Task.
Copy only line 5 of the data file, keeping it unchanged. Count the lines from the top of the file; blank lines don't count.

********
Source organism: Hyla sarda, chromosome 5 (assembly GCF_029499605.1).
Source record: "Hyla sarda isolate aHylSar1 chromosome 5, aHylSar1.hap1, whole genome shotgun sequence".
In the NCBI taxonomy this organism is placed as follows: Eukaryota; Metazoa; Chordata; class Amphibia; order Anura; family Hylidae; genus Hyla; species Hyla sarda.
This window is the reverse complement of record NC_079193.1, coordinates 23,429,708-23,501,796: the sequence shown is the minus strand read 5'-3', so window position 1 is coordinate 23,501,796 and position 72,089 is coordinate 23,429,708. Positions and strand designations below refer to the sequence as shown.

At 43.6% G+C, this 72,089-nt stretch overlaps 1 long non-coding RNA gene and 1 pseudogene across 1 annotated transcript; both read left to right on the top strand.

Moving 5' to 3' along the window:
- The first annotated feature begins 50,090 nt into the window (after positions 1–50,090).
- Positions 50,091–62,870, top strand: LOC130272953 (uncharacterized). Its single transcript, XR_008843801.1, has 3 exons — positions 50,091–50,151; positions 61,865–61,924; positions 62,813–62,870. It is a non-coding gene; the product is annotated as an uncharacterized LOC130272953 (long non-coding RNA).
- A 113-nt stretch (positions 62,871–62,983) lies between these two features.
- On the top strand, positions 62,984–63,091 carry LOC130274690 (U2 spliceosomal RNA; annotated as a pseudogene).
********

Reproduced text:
At 43.6% G+C, this 72,089-nt stretch overlaps 1 long non-coding RNA gene and 1 pseudogene across 1 annotated transcript; both read left to right on the top strand.